We've all done it - set goals for the New Year, and then we don't follow through. It leaves us feeling defeated and depressed. Why not start your year out with goals that you will actually attain? How do you do that? It is very simple if you take the time to think it through. I once read an article from IDEA about setting SMART goals. The acronym SMART will help you make sure you are setting goals that you will actually meet.
First, you need to set goals that are Specific. You can't just set some ambiguous goal and expect to meet it. For example, many people would like to lose "some" weight. That is a good goal, but you need to be specific about how much you want to lose and how you are going to do it.
Next, your goals should be Measurable. If you can measure your goal, you will know if you met it! Instead of "some" weight, say exactly how many pounds you want to lose, or how many inches around your waist.
Better yet, make your goal focused on an Action. Instead of saying, "I'd like to lose some weight," think of what action will you take to meet that. It would be better to say, "I'm going to walk every day." That will help you lose weight, and it takes the focus off losing pounds which isn't always the best measure. If you are new to exercising, you may gain weight because you are building muscle mass which will in turn boost your metabolism and help you burn more caloires. If you are focusing on pounds, this can be very depressing! Instead make your goals focus on the action you are going to take to meet your goal of losing weight. It is a much more positive way to look at your goals. Here are some examples of goals that would be better than saying "losing weight:"
Walking/running every day
Eating 3-5 servings of fruits and vegetables every day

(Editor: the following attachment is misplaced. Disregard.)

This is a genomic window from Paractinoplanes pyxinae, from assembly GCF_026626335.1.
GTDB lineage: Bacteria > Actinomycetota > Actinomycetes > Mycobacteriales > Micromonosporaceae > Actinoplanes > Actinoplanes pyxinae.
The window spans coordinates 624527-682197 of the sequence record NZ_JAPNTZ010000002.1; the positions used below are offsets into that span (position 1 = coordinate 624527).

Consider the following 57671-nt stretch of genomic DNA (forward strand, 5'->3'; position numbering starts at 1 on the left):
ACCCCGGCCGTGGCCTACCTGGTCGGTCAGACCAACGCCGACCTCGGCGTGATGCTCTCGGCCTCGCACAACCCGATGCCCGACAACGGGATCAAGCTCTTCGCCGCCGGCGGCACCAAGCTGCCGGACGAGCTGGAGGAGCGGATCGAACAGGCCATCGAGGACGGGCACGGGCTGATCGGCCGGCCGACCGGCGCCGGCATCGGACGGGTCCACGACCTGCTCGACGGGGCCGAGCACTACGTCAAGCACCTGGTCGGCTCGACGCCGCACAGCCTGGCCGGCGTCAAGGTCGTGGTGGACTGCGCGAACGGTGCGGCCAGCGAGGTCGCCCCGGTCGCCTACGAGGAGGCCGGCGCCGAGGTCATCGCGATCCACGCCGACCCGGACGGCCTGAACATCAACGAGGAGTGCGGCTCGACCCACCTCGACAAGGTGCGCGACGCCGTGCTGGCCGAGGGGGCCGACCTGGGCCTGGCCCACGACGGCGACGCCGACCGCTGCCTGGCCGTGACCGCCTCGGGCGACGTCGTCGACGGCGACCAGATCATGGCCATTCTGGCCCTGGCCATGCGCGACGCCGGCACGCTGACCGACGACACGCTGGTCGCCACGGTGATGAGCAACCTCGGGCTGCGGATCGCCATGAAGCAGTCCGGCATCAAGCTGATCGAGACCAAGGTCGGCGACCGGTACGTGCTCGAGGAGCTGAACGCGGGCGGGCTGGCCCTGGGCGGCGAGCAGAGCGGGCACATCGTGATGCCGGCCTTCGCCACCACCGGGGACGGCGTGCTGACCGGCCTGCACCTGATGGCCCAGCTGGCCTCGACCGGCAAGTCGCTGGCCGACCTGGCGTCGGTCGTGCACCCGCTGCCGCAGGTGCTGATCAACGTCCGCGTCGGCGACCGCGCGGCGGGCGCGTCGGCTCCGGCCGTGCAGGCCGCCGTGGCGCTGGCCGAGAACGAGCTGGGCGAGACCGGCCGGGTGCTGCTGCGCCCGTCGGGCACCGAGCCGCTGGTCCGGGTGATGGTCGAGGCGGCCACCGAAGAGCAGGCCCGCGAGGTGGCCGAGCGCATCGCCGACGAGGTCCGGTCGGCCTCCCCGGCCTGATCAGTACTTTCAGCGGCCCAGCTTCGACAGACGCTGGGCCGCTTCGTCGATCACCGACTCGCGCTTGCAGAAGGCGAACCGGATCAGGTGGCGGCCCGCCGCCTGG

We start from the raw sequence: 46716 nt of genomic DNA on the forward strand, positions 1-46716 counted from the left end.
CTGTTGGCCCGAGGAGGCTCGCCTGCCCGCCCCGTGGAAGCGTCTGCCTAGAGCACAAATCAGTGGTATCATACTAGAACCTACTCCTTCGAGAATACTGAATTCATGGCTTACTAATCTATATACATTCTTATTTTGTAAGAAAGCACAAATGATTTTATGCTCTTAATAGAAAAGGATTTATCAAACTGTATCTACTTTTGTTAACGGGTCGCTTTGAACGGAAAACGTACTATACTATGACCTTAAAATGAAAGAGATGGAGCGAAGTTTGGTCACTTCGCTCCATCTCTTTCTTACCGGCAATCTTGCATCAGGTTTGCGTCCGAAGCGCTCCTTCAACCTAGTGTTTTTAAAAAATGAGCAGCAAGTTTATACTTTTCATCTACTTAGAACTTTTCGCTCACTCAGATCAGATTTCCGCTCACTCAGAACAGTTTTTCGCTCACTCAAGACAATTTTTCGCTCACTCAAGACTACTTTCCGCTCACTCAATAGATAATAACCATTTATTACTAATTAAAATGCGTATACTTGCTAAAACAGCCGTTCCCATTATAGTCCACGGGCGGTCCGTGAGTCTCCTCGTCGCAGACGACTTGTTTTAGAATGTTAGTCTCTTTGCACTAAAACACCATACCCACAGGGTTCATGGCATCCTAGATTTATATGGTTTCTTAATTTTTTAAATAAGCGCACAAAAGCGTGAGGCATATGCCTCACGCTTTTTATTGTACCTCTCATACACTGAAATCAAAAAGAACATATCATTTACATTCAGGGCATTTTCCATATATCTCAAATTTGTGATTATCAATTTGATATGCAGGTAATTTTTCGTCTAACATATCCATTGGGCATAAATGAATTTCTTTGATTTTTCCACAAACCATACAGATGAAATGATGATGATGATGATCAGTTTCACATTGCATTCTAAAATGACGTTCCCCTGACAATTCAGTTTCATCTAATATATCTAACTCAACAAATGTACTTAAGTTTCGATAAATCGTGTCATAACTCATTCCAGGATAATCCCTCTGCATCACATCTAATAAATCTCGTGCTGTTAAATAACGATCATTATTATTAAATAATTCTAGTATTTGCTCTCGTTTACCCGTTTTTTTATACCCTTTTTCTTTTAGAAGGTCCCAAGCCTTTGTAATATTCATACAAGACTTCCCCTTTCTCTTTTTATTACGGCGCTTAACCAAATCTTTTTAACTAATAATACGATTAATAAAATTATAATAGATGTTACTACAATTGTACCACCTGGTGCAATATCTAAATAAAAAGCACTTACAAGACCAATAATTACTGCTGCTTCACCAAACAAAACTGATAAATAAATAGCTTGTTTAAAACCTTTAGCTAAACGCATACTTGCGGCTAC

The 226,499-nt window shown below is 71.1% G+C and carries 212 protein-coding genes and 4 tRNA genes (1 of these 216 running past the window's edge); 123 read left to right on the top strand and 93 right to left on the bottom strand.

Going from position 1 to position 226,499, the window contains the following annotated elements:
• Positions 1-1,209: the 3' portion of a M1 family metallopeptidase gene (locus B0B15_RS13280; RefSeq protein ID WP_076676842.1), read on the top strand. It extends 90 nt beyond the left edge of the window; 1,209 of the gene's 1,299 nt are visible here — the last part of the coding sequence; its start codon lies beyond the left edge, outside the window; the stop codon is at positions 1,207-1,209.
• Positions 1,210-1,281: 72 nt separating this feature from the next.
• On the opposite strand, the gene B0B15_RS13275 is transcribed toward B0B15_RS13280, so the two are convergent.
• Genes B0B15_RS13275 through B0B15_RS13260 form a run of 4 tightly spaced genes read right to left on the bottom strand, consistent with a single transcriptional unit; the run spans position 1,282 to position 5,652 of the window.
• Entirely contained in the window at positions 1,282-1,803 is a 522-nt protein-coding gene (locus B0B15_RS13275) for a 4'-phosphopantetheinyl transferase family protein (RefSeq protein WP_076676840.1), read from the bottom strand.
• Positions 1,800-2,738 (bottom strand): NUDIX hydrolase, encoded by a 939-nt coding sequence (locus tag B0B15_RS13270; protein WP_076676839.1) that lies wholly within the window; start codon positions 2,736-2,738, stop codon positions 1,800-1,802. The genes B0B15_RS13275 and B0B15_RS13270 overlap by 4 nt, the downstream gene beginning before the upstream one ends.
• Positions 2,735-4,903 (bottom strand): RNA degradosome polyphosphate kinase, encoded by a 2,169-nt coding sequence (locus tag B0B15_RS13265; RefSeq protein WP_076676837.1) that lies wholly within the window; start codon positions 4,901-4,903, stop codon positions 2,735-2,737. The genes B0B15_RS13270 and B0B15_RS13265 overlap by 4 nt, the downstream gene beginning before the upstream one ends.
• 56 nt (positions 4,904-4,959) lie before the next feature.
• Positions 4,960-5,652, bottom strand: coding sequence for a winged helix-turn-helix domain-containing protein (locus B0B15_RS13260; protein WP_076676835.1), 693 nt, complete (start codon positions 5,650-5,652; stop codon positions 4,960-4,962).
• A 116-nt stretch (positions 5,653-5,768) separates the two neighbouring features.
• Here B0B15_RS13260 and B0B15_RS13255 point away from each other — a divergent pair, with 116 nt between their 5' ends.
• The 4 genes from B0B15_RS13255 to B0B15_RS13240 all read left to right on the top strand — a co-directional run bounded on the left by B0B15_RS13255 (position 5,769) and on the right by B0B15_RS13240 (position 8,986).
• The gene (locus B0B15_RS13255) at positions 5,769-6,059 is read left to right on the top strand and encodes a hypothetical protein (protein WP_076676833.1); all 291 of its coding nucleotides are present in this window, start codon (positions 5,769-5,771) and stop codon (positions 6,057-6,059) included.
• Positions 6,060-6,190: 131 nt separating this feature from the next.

Eating only foods with less than 10 grams of sugar
Strength training 3 times a week
The R stands for Reasonable. You want your goals to be reasonable. It isn't reasonable to say that you will exercising for 3 hours every day. Make sure you have confidence in the goal you set. If you think it is something you could actually do, then it is reasonable. Don't set the bar so high that you know you cannot meet it. It is better to meet your goal and feel confident and good about yourself. You can always make a new goal or add more challenges to your original goal.
Finally the T represents Time. Make sure your goal has a deadline. Start off with something like, "I'm going to walk every day for 30 minutes for 1 month." Then, when that goal is met, set a new goal. Increase the time or distance of the walk for the next month or keep the goal the same except try to do it for 6 weeks instead of 30 days. Take baby steps. Don't take on more than you can handle and you will find yourself feeling good about yourself and motivated to take on more.
It is important to remember that no one is perfect. We will have bumps in the road. Don't let one little bump keep you from achieving your goal. If something gets you off track, get right back at it the next day. Missing one day of exercise in the scope of a lifetime isn't a big deal. It is when we let that one day keep us from getting back on track that creates the problem. Don't beat yourself up. Get right back in the saddle and keep going!
Hopefully, this acronym will help you set SMART goals for this new year that you can achieve!